Tips to avoid getting sick at work

    Many people at the office may be coming down with the common cold, the flu, bronchitis, whooping cough, or strep throat. This time of year might make you think that getting sick is inevitable because of how quickly germs spread. However, you don’t have to get sick! Here are some easy steps you can take to minimize your chances:

    • Wash your hands often. Stay on top of killing germs that you may have picked up from touching common areas, such as doorknobs and printer tables, by washing your hands throughout the day or by using an antibacterial gel.
    • Get plenty of rest. Insufficient sleep can negatively affect your immune system. According to the Mayo Clinic, the average adult needs seven to eight hours of sleep per night. [1] Make sure to give your body the time it needs to repair itself while you sleep.
    • Eat healthy. When you get the vitamins your body needs, your immune system is able to fight off germs and viruses you may be exposed to. Taking a daily vitamin–such as zinc, vitamins A, B, C, D, and E–can also help you increase your strength and overall health.
    • Stay hydrated. Drinking plenty of non-caffeinated fluids can help ensure that you are hydrated. When you are dehydrated, it becomes more difficult for you to fight off an illness because water helps the body get rid of waste.
    • Exercise. Getting plenty of exercise not only increases your energy levels, but also helps strengthen your immune system and its ability to combat germs.
    • See your doctor. Seeing your doctor on an annual basis can help make sure you are up to date on all of your vaccines, including the tetanus, diphtheria, and pertussis vaccine as well as the annual flu shot. Vaccines enable your body to fight off highly contagious germs as well as control the spread of these dangerous illnesses.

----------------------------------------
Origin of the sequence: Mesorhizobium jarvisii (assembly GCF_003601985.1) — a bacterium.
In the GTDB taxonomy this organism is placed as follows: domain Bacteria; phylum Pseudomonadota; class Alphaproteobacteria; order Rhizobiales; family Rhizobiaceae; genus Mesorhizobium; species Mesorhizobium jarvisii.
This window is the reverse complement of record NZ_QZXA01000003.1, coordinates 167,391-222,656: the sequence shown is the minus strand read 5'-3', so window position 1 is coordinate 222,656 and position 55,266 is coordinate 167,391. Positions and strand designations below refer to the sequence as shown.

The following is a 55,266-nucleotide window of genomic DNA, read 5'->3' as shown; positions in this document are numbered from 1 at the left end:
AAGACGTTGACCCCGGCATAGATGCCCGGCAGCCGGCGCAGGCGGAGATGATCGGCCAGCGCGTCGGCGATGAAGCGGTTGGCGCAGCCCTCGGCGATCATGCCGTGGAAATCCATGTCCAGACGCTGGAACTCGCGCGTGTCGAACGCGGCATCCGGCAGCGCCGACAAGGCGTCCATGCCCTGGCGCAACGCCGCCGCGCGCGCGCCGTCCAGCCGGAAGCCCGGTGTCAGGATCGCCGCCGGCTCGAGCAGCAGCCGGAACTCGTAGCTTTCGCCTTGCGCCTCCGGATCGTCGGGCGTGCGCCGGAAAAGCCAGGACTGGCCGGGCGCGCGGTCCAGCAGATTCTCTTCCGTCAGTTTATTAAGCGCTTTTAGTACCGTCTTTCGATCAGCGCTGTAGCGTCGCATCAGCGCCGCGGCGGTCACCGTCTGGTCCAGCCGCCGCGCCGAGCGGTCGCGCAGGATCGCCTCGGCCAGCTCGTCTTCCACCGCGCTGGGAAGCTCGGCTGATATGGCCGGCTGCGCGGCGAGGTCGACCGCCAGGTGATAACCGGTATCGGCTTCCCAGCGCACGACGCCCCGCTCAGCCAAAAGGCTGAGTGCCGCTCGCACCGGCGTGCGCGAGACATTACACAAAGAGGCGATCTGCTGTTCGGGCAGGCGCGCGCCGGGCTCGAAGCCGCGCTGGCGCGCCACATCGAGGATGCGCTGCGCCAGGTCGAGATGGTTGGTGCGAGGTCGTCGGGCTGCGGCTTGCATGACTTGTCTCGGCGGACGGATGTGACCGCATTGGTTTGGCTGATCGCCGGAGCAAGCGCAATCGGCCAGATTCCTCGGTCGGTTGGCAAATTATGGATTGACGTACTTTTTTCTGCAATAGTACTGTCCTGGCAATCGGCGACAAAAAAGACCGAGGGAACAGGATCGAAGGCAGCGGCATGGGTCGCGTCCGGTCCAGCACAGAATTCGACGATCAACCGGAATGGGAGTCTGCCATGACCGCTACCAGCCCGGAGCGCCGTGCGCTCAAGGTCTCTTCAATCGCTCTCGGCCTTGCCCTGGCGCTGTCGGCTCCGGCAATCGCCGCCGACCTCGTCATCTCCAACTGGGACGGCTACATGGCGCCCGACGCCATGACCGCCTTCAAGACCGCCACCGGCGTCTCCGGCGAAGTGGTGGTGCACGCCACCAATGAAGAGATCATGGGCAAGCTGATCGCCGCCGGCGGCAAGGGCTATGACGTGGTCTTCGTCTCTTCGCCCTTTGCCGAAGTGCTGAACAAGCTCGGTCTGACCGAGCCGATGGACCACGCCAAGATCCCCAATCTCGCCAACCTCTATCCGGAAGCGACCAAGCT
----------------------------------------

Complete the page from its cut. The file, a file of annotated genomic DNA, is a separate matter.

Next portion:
• Get outside. Fresh air is one of the secrets to avoiding sickness. Germs have a harder time surviving in the open air, so the more you can get outside, the better your chances are to battle germs.
    • Stay at home. If you do become ill, please stay home so you are not putting those you work with at risk of infection. Time off will also facilitate a faster recovery and provide an opportunity for more rest, which leaves you less vulnerable to future infections.

    When you take good care of yourself throughout the year, you can reduce the risk of getting sick at work.

    1. Mayo Clinic, “Lack of sleep: Can it make you sick?,” http://www.mayoclinic.com/health/lack-of-sleep/AN02065.

    Sources:

    Brigham and Women’s Hospital, “Why Exercise?,” accessed January 10, 2014, http://www.brighamandwomens.org/Patients_Visitors/pcs/nutrition/services/healtheweightforwomen/exercising/why_exercise.aspx?sub=1.

    Brigham and Women’s Hospital, “Why Water Matters,” accessed January 10, 2014, http://www.brighamandwomens.org/Patients_Visitors/pcs/nutrition/services/healtheweightforwomen/eating/basics/water_matters.aspx.

    CNN Health, “Secrets of women who don’t get sick,” accessed January 10, 2014, http://www.cnn.com/2011/11/02/health/secrets-women-preventing-sickness/.

    Department of Health and Human Services Centers for Disease Control and Prevention, “Combined Tdap Vaccine,” accessed January 10, 2014, http://www.cdc.gov/vaccines/vpd-vac/combo-vaccines/dtap-td-dt/tdap.htm.

    Harvard Health Publications, “How to boost your immune system,” accessed January 10, 2014, http://www.health.harvard.edu/flu-resource-center/how-to-boost-your-immune-system.htm.

    Mayo Clinic, “Hand-washing: Do's and don'ts,” accessed January 10, 2014, http://www.mayoclinic.com/health/hand-washing/HQ00407.

    Mayo Clinic, “Influenza (flu),” accessed January 10, 2014, http://www.mayoclinic.com/health/influenza/DS00081/DSECTION=prevention.

    Mayo Clinic, “Lack of sleep: Can it make you sick?,” accessed January 10, 2014, http://www.mayoclinic.com/health/lack-of-sleep/AN02065.

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